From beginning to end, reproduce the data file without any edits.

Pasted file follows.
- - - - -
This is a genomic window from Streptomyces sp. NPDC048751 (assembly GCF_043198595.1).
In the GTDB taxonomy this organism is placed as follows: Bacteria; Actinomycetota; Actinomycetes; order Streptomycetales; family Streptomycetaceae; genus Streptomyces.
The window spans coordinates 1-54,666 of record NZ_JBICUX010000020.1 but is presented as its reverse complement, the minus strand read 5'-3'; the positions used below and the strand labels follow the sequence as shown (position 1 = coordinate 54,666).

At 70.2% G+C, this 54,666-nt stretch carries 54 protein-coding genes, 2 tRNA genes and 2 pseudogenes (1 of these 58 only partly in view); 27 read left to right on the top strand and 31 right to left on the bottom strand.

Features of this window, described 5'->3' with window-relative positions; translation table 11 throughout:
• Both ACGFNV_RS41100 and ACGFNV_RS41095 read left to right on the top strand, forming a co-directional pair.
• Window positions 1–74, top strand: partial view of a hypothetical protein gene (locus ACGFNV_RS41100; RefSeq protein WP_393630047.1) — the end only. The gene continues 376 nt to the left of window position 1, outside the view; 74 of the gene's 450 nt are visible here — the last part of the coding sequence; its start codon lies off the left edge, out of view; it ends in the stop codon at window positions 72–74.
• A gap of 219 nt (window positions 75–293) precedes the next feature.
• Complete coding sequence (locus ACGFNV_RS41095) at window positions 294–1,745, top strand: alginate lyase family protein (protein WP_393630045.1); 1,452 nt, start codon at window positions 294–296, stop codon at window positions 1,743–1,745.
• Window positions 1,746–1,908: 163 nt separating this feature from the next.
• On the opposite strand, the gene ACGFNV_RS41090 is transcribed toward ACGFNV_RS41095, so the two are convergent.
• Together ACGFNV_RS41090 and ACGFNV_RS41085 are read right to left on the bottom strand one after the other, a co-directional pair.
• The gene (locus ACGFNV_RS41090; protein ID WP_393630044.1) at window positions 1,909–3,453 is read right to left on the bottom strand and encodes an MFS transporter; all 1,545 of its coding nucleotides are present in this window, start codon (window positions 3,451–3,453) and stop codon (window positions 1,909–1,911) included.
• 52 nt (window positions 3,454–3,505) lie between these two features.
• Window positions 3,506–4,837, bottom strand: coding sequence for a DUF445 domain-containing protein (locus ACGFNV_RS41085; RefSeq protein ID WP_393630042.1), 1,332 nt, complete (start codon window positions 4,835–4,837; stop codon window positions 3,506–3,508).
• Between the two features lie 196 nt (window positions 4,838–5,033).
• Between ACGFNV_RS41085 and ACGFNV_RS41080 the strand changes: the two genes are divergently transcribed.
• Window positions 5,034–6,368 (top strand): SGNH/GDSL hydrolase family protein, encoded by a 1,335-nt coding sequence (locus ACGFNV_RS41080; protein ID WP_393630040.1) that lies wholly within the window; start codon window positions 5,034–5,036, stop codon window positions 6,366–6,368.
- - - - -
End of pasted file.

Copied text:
This is a genomic window from Streptomyces sp. NPDC048751 (assembly GCF_043198595.1).
In the GTDB taxonomy this organism is placed as follows: Bacteria; Actinomycetota; Actinomycetes; order Streptomycetales; family Streptomycetaceae; genus Streptomyces.
The window spans coordinates 1-54,666 of record NZ_JBICUX010000020.1 but is presented as its reverse complement, the minus strand read 5'-3'; the positions used below and the strand labels follow the sequence as shown (position 1 = coordinate 54,666).

At 70.2% G+C, this 54,666-nt stretch carries 54 protein-coding genes, 2 tRNA genes and 2 pseudogenes (1 of these 58 only partly in view); 27 read left to right on the top strand and 31 right to left on the bottom strand.

Features of this window, described 5'->3' with window-relative positions; translation table 11 throughout:
• Both ACGFNV_RS41100 and ACGFNV_RS41095 read left to right on the top strand, forming a co-directional pair.
• Window positions 1–74, top strand: partial view of a hypothetical protein gene (locus ACGFNV_RS41100; RefSeq protein WP_393630047.1) — the end only. The gene continues 376 nt to the left of window position 1, outside the view; 74 of the gene's 450 nt are visible here — the last part of the coding sequence; its start codon lies off the left edge, out of view; it ends in the stop codon at window positions 72–74.
• A gap of 219 nt (window positions 75–293) precedes the next feature.
• Complete coding sequence (locus ACGFNV_RS41095) at window positions 294–1,745, top strand: alginate lyase family protein (protein WP_393630045.1); 1,452 nt, start codon at window positions 294–296, stop codon at window positions 1,743–1,745.
• Window positions 1,746–1,908: 163 nt separating this feature from the next.
• On the opposite strand, the gene ACGFNV_RS41090 is transcribed toward ACGFNV_RS41095, so the two are convergent.
• Together ACGFNV_RS41090 and ACGFNV_RS41085 are read right to left on the bottom strand one after the other, a co-directional pair.
• The gene (locus ACGFNV_RS41090; protein ID WP_393630044.1) at window positions 1,909–3,453 is read right to left on the bottom strand and encodes an MFS transporter; all 1,545 of its coding nucleotides are present in this window, start codon (window positions 3,451–3,453) and stop codon (window positions 1,909–1,911) included.
• 52 nt (window positions 3,454–3,505) lie between these two features.
• Window positions 3,506–4,837, bottom strand: coding sequence for a DUF445 domain-containing protein (locus ACGFNV_RS41085; RefSeq protein ID WP_393630042.1), 1,332 nt, complete (start codon window positions 4,835–4,837; stop codon window positions 3,506–3,508).
• Between the two features lie 196 nt (window positions 4,838–5,033).
• Between ACGFNV_RS41085 and ACGFNV_RS41080 the strand changes: the two genes are divergently transcribed.
• Window positions 5,034–6,368 (top strand): SGNH/GDSL hydrolase family protein, encoded by a 1,335-nt coding sequence (locus ACGFNV_RS41080; protein ID WP_393630040.1) that lies wholly within the window; start codon window positions 5,034–5,036, stop codon window positions 6,366–6,368.